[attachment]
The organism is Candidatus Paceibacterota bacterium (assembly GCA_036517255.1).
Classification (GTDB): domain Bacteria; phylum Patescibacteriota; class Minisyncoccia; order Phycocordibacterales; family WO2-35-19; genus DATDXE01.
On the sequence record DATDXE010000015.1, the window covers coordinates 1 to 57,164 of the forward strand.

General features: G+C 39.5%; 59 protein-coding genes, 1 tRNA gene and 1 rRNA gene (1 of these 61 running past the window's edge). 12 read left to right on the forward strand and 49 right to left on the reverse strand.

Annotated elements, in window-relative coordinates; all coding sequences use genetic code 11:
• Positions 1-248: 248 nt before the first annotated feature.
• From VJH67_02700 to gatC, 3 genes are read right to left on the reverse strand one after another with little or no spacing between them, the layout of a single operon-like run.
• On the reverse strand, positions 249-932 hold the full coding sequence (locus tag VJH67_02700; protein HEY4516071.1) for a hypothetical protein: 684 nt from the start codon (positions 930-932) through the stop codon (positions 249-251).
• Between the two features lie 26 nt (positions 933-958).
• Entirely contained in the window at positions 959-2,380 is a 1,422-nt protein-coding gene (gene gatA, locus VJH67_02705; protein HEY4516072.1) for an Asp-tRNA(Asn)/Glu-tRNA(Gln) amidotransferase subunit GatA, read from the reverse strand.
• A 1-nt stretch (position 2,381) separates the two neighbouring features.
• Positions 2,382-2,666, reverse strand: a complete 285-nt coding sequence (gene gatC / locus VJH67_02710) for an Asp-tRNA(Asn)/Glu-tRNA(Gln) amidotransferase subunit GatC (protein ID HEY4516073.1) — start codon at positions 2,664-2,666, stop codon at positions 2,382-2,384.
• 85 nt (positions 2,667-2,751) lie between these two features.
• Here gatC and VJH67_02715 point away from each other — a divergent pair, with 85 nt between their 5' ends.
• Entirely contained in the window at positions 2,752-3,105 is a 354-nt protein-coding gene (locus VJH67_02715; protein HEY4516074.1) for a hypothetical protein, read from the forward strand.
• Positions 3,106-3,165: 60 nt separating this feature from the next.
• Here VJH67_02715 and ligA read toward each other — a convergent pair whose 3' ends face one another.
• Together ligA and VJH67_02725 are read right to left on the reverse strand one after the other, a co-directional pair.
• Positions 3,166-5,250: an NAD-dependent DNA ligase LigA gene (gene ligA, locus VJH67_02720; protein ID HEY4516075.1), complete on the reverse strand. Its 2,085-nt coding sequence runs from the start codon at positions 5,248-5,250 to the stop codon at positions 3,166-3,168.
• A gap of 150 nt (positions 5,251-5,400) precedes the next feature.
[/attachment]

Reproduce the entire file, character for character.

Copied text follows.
The organism is Candidatus Paceibacterota bacterium (assembly GCA_036517255.1).
Classification (GTDB): domain Bacteria; phylum Patescibacteriota; class Minisyncoccia; order Phycocordibacterales; family WO2-35-19; genus DATDXE01.
On the sequence record DATDXE010000015.1, the window covers coordinates 1 to 57,164 of the forward strand.

General features: G+C 39.5%; 59 protein-coding genes, 1 tRNA gene and 1 rRNA gene (1 of these 61 running past the window's edge). 12 read left to right on the forward strand and 49 right to left on the reverse strand.

Annotated elements, in window-relative coordinates; all coding sequences use genetic code 11:
• Positions 1-248: 248 nt before the first annotated feature.
• From VJH67_02700 to gatC, 3 genes are read right to left on the reverse strand one after another with little or no spacing between them, the layout of a single operon-like run.
• On the reverse strand, positions 249-932 hold the full coding sequence (locus tag VJH67_02700; protein HEY4516071.1) for a hypothetical protein: 684 nt from the start codon (positions 930-932) through the stop codon (positions 249-251).
• Between the two features lie 26 nt (positions 933-958).
• Entirely contained in the window at positions 959-2,380 is a 1,422-nt protein-coding gene (gene gatA, locus VJH67_02705; protein HEY4516072.1) for an Asp-tRNA(Asn)/Glu-tRNA(Gln) amidotransferase subunit GatA, read from the reverse strand.
• A 1-nt stretch (position 2,381) separates the two neighbouring features.
• Positions 2,382-2,666, reverse strand: a complete 285-nt coding sequence (gene gatC / locus VJH67_02710) for an Asp-tRNA(Asn)/Glu-tRNA(Gln) amidotransferase subunit GatC (protein ID HEY4516073.1) — start codon at positions 2,664-2,666, stop codon at positions 2,382-2,384.
• 85 nt (positions 2,667-2,751) lie between these two features.
• Here gatC and VJH67_02715 point away from each other — a divergent pair, with 85 nt between their 5' ends.
• Entirely contained in the window at positions 2,752-3,105 is a 354-nt protein-coding gene (locus VJH67_02715; protein HEY4516074.1) for a hypothetical protein, read from the forward strand.
• Positions 3,106-3,165: 60 nt separating this feature from the next.
• Here VJH67_02715 and ligA read toward each other — a convergent pair whose 3' ends face one another.
• Together ligA and VJH67_02725 are read right to left on the reverse strand one after the other, a co-directional pair.
• Positions 3,166-5,250: an NAD-dependent DNA ligase LigA gene (gene ligA, locus VJH67_02720; protein ID HEY4516075.1), complete on the reverse strand. Its 2,085-nt coding sequence runs from the start codon at positions 5,248-5,250 to the stop codon at positions 3,166-3,168.
• A gap of 150 nt (positions 5,251-5,400) precedes the next feature.